Even though he was 37 years old at the time and suffering from painful bone chips in his throwing elbow, Yankee catcher Elston Howard still managed to catch 113 games during the 1966 season. But his batting average had dipped into the .250s and he had lost almost all of the pop in his once powerful bat. Concerned that their aging receiver would not last the season, the Yankees had made a trade in July of that year with Kansas City that brought the A’s one-time starting catcher, Bill Bryan to New York.
Bryan, a native of Morgan, Georgia, had put together his best big league season the year before, establishing career highs with 15 home runs, 51 RBIs and a .251 batting average. But the 6 foot 4 inch receiver had gotten off to a horrible start in 1966 and had lost his starting catching job in KC to Phil Roof. He was hitting just .132 when the Yankees traded for him in early June of that year.
During his first three months in New York, he backed up Howard and Jake Gibbs, but by September, Elston was physically spent and Gibbs was injured so Bryan took over as the starter. He finished the year with a putrid .172 batting average but Yankee manager Ralph Houk decided to keep him around for another look the following year. That was probably because Bryan had shown some evidence that he could reach the old Stadium’s short right field porch with his left-handed swing. But Houk’s second look only lasted a couple of months before Bryan was sent down to Syracuse in May of 1967. He played well in Triple A and was called up to back-up Gibbs, after New York traded a shocked and disappointed Howard to the Red Sox that August. Ellie was only hitting .196 for New York at the time that deal was made. Believe it or not, that was almost 30 points higher than Bryan would average for New York in the 16 games he ended up playing in that year.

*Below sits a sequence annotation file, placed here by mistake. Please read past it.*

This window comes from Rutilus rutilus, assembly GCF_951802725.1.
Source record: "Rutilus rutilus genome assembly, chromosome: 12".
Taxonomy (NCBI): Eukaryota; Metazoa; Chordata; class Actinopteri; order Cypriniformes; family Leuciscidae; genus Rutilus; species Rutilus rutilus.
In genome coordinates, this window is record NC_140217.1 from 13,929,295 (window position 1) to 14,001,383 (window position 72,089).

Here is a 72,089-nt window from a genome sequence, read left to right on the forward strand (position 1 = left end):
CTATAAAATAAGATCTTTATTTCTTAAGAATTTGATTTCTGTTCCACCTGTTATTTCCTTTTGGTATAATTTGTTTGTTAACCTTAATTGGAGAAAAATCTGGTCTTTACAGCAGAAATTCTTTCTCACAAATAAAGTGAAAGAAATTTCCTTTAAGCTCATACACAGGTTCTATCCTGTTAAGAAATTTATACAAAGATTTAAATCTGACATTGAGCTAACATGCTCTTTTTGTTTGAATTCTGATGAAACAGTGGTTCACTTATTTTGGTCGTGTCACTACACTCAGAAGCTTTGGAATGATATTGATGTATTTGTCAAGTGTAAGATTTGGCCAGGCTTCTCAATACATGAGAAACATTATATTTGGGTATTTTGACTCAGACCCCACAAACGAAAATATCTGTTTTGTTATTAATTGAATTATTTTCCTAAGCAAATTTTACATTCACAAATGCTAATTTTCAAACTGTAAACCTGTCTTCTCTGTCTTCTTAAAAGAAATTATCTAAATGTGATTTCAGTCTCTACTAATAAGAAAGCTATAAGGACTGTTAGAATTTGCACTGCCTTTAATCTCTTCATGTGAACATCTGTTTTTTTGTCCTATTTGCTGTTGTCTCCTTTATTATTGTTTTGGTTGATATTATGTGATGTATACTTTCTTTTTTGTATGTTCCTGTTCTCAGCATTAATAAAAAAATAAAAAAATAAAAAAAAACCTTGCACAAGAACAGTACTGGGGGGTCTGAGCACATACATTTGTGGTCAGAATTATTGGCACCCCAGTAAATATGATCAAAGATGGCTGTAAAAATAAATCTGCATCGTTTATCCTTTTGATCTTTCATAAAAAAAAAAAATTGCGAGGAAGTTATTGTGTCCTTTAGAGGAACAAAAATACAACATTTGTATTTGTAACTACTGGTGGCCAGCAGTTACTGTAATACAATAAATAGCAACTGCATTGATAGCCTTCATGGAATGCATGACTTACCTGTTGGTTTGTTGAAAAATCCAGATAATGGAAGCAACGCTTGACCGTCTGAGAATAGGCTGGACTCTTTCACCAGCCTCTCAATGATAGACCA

The Yankees left him exposed in the 1967 Rule 5 draft and he was selected by the Senators. He played his final big league season for Washington in 1968. Bryan shares his birthday with this former Yankee pitcher and manager and this one-time Yankee pitching prospect.
Yankee fans will need a long and good memory to remember when today’s birthday celebrant played in pinstripes. In fact, many of you may have a tough time remembering Gene Nelson at all, even though he was a very steady big league reliever for a dozen seasons with Seattle, the White Sox and Oakland, retiring after the 1993 season. But before Nelson went to the bullpen, he was a 20-year-old Yankee starting pitcher prospect, who found himself inserted into Gene Michael’s starting rotation in May of the Yankee’s strike-split 1981 season. He did better than OK. In seven starts, he won three of his four decisions, including a strong eight and a third inning effort against the Orioles on June 4th that would prove to be his last victory as a Yankee. One week later, Major League Baseball players went on strike.
When the work stoppage ended seven weeks later, Nelson was still a Yankee but Bob Lemon had replaced Michael as Yankee manager and the relationships between MLB owners and the players had been severely damaged. Lemon left his young right-hander off the Yankees’ postseason roster that year and just before the 1982 season got under way, the Yankees traded Nelson to the Mariners in the deal that brought starting pitcher Shane Rawley to the Bronx.
Nelson was born in Tampa, FL. His lifetime big league won-loss record was 53-64 and he had 28 career saves. The highlight of his career was the 1988 ALCS, when he got two of Oakland’s three victories, as the A’s beat Boston in four games. He also won a ring with Oakland in 1988. He shares his December 3rd birthday with this former Yankee first baseman and this one-time Yankee outfielder.